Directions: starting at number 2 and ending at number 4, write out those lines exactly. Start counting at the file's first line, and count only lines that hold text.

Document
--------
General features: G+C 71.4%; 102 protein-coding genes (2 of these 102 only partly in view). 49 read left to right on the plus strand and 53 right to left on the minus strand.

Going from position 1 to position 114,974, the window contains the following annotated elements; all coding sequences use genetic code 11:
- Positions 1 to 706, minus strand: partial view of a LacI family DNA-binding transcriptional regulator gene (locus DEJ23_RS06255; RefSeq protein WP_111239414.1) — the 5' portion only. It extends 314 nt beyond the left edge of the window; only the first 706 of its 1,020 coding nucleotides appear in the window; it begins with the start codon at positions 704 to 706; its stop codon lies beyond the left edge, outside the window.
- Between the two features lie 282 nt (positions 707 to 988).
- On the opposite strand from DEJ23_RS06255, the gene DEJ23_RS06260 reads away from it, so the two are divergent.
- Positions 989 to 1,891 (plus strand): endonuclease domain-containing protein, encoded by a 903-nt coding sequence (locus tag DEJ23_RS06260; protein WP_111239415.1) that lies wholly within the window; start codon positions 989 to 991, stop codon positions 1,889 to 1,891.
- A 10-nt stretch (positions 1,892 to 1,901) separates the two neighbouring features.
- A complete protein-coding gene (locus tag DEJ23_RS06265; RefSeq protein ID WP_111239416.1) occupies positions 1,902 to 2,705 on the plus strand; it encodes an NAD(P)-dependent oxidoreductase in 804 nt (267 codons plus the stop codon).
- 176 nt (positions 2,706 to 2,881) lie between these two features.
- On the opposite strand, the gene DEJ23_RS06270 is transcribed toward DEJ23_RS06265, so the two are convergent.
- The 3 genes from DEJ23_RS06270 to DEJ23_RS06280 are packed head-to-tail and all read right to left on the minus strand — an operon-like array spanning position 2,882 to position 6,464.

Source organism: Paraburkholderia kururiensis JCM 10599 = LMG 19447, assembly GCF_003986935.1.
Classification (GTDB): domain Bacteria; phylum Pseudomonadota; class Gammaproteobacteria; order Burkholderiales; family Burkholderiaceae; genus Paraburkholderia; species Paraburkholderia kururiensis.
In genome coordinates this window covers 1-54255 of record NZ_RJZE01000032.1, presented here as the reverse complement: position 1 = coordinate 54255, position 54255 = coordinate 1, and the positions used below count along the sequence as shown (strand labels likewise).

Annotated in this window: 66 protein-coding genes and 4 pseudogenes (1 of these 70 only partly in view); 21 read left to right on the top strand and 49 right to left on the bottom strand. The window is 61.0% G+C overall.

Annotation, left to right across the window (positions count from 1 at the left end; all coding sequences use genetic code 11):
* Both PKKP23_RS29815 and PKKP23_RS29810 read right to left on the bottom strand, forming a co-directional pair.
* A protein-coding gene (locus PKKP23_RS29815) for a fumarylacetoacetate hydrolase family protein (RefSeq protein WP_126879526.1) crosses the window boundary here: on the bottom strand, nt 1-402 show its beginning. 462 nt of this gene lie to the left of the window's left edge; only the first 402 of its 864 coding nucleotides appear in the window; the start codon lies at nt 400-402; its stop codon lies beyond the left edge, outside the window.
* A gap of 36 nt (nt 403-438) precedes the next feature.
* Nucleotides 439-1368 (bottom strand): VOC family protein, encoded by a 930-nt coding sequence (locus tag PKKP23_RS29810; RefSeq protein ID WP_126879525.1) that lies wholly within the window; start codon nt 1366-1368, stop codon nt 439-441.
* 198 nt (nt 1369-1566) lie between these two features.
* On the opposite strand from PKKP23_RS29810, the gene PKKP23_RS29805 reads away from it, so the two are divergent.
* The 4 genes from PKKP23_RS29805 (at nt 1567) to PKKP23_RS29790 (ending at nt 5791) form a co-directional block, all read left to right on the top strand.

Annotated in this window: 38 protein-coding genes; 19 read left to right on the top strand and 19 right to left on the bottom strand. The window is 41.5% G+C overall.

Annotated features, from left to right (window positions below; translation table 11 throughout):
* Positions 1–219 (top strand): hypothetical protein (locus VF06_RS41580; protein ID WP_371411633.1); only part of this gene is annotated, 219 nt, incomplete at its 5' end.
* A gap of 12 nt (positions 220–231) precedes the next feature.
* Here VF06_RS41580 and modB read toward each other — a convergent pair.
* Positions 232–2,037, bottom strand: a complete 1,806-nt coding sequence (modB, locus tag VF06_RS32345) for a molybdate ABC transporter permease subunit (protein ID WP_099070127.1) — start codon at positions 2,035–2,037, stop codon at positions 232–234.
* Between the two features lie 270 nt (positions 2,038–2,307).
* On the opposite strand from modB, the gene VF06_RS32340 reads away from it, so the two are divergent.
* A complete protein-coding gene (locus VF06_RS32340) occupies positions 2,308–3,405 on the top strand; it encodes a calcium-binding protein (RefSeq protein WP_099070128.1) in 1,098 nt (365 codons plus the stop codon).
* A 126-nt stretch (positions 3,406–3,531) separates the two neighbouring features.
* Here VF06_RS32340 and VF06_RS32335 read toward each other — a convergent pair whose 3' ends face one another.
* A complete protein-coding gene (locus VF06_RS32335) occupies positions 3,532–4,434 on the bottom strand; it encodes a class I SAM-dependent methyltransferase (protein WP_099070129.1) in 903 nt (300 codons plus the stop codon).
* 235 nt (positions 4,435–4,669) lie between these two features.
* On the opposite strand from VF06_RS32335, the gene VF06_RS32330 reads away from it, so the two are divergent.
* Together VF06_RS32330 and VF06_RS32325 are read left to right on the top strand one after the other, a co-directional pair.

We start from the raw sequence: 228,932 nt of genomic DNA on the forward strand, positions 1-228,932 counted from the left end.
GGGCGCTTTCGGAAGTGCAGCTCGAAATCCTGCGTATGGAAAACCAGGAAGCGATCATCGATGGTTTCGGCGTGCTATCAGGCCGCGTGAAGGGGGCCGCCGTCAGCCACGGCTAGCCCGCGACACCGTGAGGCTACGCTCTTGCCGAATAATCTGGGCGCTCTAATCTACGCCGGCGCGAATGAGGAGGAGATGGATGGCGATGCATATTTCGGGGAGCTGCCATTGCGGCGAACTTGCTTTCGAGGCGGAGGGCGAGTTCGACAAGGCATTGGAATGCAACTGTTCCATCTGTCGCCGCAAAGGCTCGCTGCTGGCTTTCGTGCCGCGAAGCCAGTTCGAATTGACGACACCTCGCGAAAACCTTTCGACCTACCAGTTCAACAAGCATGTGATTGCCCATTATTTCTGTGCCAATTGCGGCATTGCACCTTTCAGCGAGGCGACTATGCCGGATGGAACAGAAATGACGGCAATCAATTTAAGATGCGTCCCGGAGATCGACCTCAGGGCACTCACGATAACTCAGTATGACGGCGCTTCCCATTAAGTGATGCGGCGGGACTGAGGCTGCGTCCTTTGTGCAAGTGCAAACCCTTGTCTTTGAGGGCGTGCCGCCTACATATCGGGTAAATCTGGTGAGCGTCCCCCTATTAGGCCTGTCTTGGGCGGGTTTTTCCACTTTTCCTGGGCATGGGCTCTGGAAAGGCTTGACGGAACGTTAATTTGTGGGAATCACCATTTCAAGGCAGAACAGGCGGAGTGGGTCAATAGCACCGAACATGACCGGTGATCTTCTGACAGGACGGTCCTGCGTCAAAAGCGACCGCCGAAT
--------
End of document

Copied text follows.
Going from position 1 to position 114,974, the window contains the following annotated elements; all coding sequences use genetic code 11:
- Positions 1 to 706, minus strand: partial view of a LacI family DNA-binding transcriptional regulator gene (locus DEJ23_RS06255; RefSeq protein WP_111239414.1) — the 5' portion only. It extends 314 nt beyond the left edge of the window; only the first 706 of its 1,020 coding nucleotides appear in the window; it begins with the start codon at positions 704 to 706; its stop codon lies beyond the left edge, outside the window.
- Between the two features lie 282 nt (positions 707 to 988).